Economic sustainability means having profitable fleets that are economically viable over the long term. The same applies to related processing, ancillary and aquaculture activities, acting within the limits set by environmental sustainability, operating in the context of the competitive global market and evolving consumption patterns.

3.2.3. Social sustainability

Social sustainability means transforming fisheries and related activities into a source of attractive jobs that enable a fair standard of living for those who depend on them and ensure the viability of fishing communities. Social sustainability in these areas must rely on economic diversification into related maritime activities as well as fishing itself.

3.2.4. Other objectives: simplification and reduction of administrative burden

The reform of the CFP will need to contribute to the general objectives of the EU as regards cutting red tape. Simplification implies reducing the number of regulations and their complexity, and integrating public funding into one financial instrument. As regards the administrative burden, the reform does not include any quantifiable macro-objective because the current Commission’s policy in that field is due to expire by the end of 2012.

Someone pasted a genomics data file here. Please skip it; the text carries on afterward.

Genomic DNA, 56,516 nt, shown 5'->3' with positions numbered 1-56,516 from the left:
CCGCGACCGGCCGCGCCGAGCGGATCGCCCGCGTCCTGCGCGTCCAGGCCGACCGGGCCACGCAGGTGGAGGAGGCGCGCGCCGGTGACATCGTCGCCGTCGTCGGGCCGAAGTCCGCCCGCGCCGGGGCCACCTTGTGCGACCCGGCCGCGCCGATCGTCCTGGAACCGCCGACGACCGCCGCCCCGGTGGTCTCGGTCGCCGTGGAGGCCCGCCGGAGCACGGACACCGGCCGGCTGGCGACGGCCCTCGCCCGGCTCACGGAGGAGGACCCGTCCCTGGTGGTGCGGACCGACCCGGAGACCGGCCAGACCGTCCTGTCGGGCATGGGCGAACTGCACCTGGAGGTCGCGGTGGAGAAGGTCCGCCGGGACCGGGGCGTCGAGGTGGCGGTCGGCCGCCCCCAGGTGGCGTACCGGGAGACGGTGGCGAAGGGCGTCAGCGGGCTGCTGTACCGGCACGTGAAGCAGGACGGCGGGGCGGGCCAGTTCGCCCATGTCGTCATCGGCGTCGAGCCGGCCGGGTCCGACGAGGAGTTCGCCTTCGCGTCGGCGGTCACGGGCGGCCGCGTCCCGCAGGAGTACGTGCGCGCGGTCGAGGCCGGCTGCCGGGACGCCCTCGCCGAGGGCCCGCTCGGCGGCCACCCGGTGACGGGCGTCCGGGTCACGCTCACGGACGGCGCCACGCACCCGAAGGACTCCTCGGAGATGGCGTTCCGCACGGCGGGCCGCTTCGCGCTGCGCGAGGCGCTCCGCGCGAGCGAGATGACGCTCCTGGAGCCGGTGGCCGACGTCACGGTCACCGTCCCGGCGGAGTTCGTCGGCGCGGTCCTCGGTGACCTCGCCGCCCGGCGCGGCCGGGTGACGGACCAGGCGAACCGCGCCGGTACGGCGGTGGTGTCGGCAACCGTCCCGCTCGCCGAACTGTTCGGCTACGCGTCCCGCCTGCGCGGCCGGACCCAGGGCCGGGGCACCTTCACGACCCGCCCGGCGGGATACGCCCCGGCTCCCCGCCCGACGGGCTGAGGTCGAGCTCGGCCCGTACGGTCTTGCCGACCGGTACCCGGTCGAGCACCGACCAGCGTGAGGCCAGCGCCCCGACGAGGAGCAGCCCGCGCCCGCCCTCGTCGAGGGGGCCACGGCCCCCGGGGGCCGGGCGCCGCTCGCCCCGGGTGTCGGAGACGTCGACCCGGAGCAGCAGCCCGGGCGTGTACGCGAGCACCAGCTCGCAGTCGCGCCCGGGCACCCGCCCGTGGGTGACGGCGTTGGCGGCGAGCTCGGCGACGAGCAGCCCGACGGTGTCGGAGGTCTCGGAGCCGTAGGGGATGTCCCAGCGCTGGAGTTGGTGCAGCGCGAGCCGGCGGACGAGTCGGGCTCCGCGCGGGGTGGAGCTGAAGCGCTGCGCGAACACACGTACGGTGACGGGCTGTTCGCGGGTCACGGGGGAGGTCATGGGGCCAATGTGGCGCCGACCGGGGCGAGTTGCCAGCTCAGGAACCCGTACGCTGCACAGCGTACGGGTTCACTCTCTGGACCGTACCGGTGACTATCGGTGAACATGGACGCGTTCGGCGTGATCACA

4. The Policy Options

Option Status Quo (SQ) is continuing the current CFP, but taking into account recent legislation, in particular LTMPs in the pipeline, the Control Regulation and the IUU Regulation. The SQ amounts to the CFP as it will be in January 2013. This serves as a benchmark for all reform options.

Option 1 seeks to achieve environmental sustainability within a flexible time horizon while limiting short-term negative economic and social impacts.

Its main components are:

a) achieving Fmsy as soon as possible, but with a maximum inter-annual TAC reduction of -25 % (as in current LTMPs). As a result, some stocks will reach Fmsy after 2015 (but no later than 2020).

b) use of the ‘most valuable’ rule for mixed fisheries;

c) use of Individual Transferable Rights (ITRs) to eliminate overcapacity. ITR would be compulsory for industrial fleets and voluntary for small-scale fleets, and will be implemented over four years. Transferability will be limited to within MS;